There are really two main currency risks. The first is non-convertibility, i.e. the currency will not be convertible when received or required. As many countertrade transactions are designed to avoid this problem, this is less of a risk than might be expected. The second risk is that the currency will have fluctuated in value, and that you will receive fewer dollars than you expected.
The risk of non-convertibility through government action can probably be covered by political risk insurance. Alternatively, you could get a government guarantee that you will be allowed to convert currency as required. Of course this may not be much of a guarantee if the government changes its mind or a new government is in place, but it also might be insurable.
Currency fluctuations are often capable of being protected by currency hedging contracts. These are possible on all hard currencies and on many soft currencies through specialist traders.
Another way of protecting oneself is to have the pricing based on a currency that can either be hedged or that you can use. For example, if the payment of a countertrade export is in a soft currency, you could price it in Deutschemarks, which is capable of a hedging contract, or you could price it in US dollars. By using this arrangement you will receive sufficient soft currency to purchase the currency which your hedge contract is in, or to purchase the currency you require.
You should ensure that the pricing is at a realistic level such that you will obtain sufficient soft currency to purchase hard currency at market rates. If there is a government or artificial rate and a more expensive gray or black market rate, then receiving sufficient soft currency to purchase hard currency at the real rate is very important. Also, you must have the ability and/or right to use this currency to purchase hard currency.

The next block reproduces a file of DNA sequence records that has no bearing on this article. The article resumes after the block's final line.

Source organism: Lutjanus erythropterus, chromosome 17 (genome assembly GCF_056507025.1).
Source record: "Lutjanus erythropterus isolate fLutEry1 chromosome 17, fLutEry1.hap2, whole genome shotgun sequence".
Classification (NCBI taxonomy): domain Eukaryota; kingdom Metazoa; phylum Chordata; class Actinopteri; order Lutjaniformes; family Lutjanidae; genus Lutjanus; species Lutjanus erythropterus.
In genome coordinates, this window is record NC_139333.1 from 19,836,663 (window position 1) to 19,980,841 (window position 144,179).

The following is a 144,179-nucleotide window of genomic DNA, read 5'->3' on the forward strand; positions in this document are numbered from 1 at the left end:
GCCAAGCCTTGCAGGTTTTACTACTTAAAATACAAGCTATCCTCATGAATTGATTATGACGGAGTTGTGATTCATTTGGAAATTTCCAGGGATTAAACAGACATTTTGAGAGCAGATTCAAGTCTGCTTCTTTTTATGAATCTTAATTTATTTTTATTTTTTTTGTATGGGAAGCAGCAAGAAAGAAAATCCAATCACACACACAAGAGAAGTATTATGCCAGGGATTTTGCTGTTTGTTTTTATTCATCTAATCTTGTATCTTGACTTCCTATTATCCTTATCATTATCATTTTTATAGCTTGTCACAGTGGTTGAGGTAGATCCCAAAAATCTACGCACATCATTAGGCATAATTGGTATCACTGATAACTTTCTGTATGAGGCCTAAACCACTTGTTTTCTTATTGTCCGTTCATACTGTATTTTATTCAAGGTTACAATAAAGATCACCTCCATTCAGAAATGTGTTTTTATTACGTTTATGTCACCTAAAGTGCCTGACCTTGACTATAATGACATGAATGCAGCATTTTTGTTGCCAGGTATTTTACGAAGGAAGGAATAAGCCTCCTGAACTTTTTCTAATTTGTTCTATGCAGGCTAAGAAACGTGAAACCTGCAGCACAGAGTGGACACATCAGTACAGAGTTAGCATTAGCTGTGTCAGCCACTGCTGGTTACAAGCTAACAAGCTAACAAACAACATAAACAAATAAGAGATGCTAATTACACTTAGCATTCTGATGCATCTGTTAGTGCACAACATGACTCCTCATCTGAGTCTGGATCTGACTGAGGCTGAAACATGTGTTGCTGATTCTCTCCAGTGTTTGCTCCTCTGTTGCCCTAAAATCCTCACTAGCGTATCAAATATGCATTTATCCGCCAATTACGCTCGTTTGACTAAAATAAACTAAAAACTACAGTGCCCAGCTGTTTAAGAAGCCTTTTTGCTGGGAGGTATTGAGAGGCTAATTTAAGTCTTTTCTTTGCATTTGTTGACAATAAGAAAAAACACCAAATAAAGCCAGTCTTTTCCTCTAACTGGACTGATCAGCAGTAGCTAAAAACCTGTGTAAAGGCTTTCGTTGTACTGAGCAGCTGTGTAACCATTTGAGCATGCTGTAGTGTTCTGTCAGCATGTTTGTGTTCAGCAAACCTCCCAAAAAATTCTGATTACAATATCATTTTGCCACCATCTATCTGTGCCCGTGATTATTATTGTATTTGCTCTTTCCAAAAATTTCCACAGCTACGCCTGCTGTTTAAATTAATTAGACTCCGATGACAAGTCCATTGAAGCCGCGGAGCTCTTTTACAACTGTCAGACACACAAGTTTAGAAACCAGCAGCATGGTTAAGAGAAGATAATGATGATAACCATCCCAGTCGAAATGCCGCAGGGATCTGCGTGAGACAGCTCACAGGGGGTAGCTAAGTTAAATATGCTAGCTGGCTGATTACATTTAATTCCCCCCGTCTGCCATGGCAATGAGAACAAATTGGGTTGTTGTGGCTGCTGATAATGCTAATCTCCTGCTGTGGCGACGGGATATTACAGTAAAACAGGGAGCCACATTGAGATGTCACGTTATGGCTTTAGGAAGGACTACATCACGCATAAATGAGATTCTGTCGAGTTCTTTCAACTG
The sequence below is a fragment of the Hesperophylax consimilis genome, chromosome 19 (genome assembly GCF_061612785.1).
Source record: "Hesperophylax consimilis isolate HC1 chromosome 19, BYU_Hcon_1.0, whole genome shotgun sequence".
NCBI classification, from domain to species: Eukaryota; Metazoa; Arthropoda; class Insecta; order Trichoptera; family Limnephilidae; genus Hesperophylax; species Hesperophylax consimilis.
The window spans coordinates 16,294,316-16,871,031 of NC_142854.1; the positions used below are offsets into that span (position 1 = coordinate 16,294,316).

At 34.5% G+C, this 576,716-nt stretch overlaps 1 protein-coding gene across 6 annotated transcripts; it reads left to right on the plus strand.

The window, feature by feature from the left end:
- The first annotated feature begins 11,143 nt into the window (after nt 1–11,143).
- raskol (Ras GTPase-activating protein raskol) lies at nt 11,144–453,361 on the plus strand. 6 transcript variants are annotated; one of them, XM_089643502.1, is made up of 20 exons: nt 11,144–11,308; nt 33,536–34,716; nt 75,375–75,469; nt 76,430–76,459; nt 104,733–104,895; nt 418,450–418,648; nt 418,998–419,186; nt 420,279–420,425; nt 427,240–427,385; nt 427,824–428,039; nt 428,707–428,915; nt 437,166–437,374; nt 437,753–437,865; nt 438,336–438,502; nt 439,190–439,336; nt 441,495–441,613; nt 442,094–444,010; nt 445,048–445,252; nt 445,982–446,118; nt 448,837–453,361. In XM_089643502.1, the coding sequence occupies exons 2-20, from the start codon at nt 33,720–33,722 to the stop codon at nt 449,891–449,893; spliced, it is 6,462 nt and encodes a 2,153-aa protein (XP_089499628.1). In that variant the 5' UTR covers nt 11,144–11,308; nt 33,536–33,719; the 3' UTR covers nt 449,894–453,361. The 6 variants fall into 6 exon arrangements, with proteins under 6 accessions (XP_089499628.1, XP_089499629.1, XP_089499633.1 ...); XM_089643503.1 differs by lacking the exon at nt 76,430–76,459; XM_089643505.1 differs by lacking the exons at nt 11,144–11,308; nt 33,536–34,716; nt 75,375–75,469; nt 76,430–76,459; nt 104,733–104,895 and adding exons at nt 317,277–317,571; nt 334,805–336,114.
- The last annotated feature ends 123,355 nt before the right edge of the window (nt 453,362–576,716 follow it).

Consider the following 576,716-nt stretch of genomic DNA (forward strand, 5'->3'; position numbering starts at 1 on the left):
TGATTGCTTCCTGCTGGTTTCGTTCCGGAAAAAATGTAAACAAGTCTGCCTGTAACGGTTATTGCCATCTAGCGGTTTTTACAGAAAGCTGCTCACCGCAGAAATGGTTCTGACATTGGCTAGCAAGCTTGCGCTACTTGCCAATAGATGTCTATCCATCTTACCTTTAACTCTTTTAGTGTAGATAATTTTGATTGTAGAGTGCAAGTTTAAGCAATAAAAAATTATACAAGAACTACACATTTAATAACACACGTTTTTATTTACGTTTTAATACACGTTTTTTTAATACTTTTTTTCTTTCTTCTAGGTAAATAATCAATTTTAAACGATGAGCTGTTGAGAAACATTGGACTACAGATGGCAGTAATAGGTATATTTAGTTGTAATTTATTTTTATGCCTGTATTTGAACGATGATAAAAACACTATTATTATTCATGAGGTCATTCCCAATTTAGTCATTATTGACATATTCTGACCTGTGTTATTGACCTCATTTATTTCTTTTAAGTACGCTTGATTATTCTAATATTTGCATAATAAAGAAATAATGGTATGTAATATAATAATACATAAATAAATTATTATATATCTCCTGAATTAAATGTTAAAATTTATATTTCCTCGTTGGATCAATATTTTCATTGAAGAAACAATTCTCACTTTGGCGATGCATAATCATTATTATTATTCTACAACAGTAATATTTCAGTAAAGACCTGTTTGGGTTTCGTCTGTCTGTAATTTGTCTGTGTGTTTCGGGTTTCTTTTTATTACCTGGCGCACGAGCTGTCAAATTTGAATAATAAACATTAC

Many countertrade transactions are longer term contracts, and the price of a countertrade product may vary substantially on the world market over the term of the contract. Industrial companies are not used to dealing with the volatility and unique pricing structure of many goods and commodities which are used in countertrade, and their inexperience can often cause difficulties for their companies.
If you have fixed the price of the product you could find yourself with substantial losses or an inability to sell the product.
An additional risk is that the product varies in quality as it is delivered. While this is not really a pricing risk but rather an issue concerning quality, it can be dealt with as a pricing risk, as the solution is similar.
Understanding pricing or costs based on the use of standard trade terminology is an additional problem. For example, if you purchase goods on an FOB basis and sell on a CIF basis, you will be in for a very expensive surprise. There are a multitude of varieties of selling terminology.
The obvious solution for price variation is to have a price based on the world market price for the product being purchased or traded. This can often be done by relationship to a published price, such as the LME price for aluminum and other metals, or can be based on prices published by trade journals, or list prices of other producers or users.